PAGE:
Team USA 49erFX sailor Helena Scutt writes about the ups and downs of chasing her Olympic dreams.
With just under two weeks to go until the opening ceremony of the 2016 Summer Olympic Games in Rio de Janeiro, I find myself reflecting on the most formative journey of my 24-year-old life.
I’m an anomaly on the US Olympic Sailing Team in that I did not start sailboat racing until I was 15. However, my Olympic dreams started long before that in a very different sport—soccer. Since I started sailing, countless pull-ups, pushups, squats, and lunges have added 30 pounds of muscle to my skinny frame so that I can quickly and efficiently hoist the “Stars and Stripes” spinnaker once Olympic 49erFX competition begins on August 12.
My earliest memories of sailing involve going to Ivar’s Fish House in Seattle—where I grew up—on a J/24 with my family. But it wasn’t until high school that I finally learned to sail and then race through summer camps at Sail Sand Point and Seattle Yacht Club.
In the spring of 2012, during my sophomore year of college at Stanford University, the 49erFX was chosen for the 2016 Games, finally providing women the opportunity to race a high-performance skiff in the Olympics—16 years after the men.
As one of the fastest sailboats in the Games, the 49erFX is inherently unstable. To keep the boat balanced against the force of the wind on the sails, both the skipper and crew sail just inches above the water hanging on a trapeze suspended from the mast.
One year later, US Sailing Team Sperry paired me with my skipper Paris Henken. The sailing partnership quickly became a deep friendship. We spent the summer of 2013 training on San Francisco Bay before heading off to the first-ever 49erFX World Championships in Marseille, France, in September.
We had high hopes, but glory was not to be ours. Only halfway through the event I was struck in the ribs at full speed by a competitor’s boat leaving me with serious injuries. One of my lumbar vertebrae and two ribs were broken and my left kidney was lacerated.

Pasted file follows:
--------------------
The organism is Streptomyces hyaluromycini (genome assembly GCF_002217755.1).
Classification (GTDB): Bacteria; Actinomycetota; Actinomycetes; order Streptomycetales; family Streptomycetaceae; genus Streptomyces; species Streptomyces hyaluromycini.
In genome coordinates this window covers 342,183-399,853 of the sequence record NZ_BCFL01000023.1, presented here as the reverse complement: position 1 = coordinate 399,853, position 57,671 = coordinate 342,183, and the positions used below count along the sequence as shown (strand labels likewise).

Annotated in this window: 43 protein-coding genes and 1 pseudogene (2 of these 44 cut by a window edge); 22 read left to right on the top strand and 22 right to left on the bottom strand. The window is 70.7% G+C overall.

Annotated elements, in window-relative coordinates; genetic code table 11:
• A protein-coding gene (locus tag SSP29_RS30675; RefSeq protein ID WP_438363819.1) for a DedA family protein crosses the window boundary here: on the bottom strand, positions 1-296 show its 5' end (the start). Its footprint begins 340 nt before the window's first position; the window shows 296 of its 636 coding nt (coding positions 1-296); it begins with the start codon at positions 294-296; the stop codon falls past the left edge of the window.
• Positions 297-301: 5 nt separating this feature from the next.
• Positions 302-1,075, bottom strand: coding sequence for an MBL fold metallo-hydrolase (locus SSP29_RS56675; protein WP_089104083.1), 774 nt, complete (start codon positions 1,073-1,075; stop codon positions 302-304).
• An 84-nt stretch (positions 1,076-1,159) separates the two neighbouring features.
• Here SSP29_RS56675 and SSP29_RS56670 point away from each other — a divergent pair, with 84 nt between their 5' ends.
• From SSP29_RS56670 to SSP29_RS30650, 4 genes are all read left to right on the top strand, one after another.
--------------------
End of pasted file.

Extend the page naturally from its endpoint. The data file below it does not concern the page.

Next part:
All of a sudden, my life that had been going full-throttle came to a dramatic slow down. During that time of healing, I realized that sailing was more than something that I enjoyed doing—I needed it. Sailing across the water on that trapeze is one of the things in life that makes me feel most alive. That discovery gave me a newfound perspective and a focus that drove my rehabilitation and my return to the sport.
While my injury was one of the more dramatic hurdles in this journey, there have been many more. After winning the Olympic selection last February, I laid wide-awake in bed thinking of all the failures we’d had and the times when I wondered if it would all be worth it. The thing is, the failures are what make it worth it. Nothing worth doing is easy. If it was easy, everyone would do it.
I finished 129th out of 200 at the 2009 29er Worlds, my first international event—I wasn’t exactly the crew you would have picked to go to the Olympic Games. When Paris and I started sailing, I was 20 and she was only 17. Frankly, we were clueless about how to make our Olympic dream a reality.
After not finishing the 2013 Worlds because of my injury, we missed out on a top 25 finish by a few points—a huge disappointment. At the 2015 Worlds, we missed our second-to-last chance to qualify the USA by just two points.
Finally, at the 2016 Worlds we delivered our best-ever result and finished as the 10th country—a result we hope to improve on in Rio.
We have broken four 49erFX masts. I had surgery on both of my hands last August, just 10 weeks before an Olympic qualifying event. We’ve had to raise more than $200,000 to pay for our equipment, coaching, travel to nine countries on three continents, and accommodation abroad for more than half of each year. There were times when nothing was certain, but we fought through.
Through it all, Paris and I have grown together and hundreds of people have helped us in countless ways to make our dream a reality. I’ve visited dozens of places that I now love, like the Verdon Gorge in southern France, Palma de Mallorca, the tiny Danish fishing village of Glyngøre, Ilha Grande and Itacoatiara in Brazil, and San Isidro in Argentina—places I probably wouldn’t have every been to without sailing.
Along the way, we hope we have inspired many kids, especially girls, to have a growth mindset and work hard at sailing or whatever it is they enjoy.